---- — Bricks and mortar school leaders make a convincing case that cyber education in Pennsylvania is a publicly-financed boondoggle simply by citing the number of dollars siphoned into online learning, compared to the overhead costs of moving entire communities in and out of the classrooms of traditional education.
Cyber costs run $9,000-$10,000 a year for kids with regular needs and $17,000-$19,000 for students with special needs, not a lot less than what it takes to haul, feed and shelter a student community 180 days a year.
When they cite the competitively dismal outcomes of cyber-taught students, it seems that Mr. and Mrs. Taxpayer are not getting anywhere nearer to a competent return on investment from online learning than they were experiencing at good old Central High -- but this time, without the holiday concert, spring play and fall football.
So if cyber learning produces no better education, at about the same expense and zero fun for anyone, why bother?
Safety, values and the inescapable march of time and technology are cited most often in discussion of this topic.
If you count the number of keyboards clicking away in the most-recently constructed or rehabilitated high school, it does seem counterintuitive to drag everybody younger than 17 within a 20-mile radius into a building just to plug them into a computer lab for webinars and online tutorials.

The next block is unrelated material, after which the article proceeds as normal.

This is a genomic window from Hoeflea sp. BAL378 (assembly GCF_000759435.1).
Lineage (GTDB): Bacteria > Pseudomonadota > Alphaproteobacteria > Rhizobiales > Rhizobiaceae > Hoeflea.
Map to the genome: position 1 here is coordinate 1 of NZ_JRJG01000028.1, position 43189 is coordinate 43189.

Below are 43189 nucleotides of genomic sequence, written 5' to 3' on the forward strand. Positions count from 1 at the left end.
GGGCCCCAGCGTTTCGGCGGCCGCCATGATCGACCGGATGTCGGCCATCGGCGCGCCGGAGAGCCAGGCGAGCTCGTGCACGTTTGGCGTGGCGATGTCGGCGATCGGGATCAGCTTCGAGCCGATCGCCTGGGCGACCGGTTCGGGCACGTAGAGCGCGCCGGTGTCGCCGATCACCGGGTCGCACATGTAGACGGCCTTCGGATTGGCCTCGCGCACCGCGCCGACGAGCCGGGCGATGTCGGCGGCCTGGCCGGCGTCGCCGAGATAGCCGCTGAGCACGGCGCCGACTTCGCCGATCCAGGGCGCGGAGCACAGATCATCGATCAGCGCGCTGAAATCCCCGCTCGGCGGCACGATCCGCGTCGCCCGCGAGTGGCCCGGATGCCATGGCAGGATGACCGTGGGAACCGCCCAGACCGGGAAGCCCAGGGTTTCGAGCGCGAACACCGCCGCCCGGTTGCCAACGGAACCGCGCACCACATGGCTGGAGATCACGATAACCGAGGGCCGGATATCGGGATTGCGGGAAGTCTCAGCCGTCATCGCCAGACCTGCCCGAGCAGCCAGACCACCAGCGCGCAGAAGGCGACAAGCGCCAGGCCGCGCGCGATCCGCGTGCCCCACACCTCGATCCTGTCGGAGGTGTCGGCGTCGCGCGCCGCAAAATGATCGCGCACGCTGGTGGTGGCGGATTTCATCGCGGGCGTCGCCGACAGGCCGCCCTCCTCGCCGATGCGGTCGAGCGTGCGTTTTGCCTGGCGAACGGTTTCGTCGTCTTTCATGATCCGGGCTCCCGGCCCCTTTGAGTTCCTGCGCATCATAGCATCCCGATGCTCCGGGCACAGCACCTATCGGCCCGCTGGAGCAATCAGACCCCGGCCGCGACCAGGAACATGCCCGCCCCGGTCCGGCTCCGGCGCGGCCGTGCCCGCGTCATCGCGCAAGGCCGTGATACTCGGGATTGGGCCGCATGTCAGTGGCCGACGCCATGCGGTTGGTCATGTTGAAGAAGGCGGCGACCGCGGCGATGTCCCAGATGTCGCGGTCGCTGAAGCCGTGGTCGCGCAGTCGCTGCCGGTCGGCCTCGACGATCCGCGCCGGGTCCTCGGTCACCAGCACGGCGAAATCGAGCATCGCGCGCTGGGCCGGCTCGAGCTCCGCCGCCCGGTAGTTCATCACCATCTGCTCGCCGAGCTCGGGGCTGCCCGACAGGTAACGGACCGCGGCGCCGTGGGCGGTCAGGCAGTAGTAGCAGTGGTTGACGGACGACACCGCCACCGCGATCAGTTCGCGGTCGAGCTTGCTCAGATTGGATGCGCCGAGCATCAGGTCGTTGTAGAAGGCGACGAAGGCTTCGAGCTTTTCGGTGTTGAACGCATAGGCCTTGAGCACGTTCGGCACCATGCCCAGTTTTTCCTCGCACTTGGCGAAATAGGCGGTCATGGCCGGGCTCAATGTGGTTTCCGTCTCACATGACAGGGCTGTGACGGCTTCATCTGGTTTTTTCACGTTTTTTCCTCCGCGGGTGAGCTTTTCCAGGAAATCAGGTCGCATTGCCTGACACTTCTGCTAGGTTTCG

The debate narrows toward individual safety, family values and avoiding discomfiting side effects of socialization -- the sometimes dispiriting and irrational pack sorting that occurs as humans approach mating years at diverse genetically-coded velocities.
The magnetic characteristic of cyber cloistering so far has been to create some psychologically comfortable distance from each other, a phenomenon which both removes us from the judgment of others and the responsibility to temper such utterances.
It is Facebook versus face time, self-conscious versus self-confident. Life now offers a semi-functional hiding place for and from rudeness. This has little to do with education's value proposition -- whether the knowledge imparted is useful, sequential, accommodating or justified in terms of the competence it instills, the pace at which it is delivered or the future it promises.
Until the focus shifts from the self-sustaining interests of the suppliers to the life-enhancing value for the customers, neither point of view in this debate is likely to gain much sway for public support.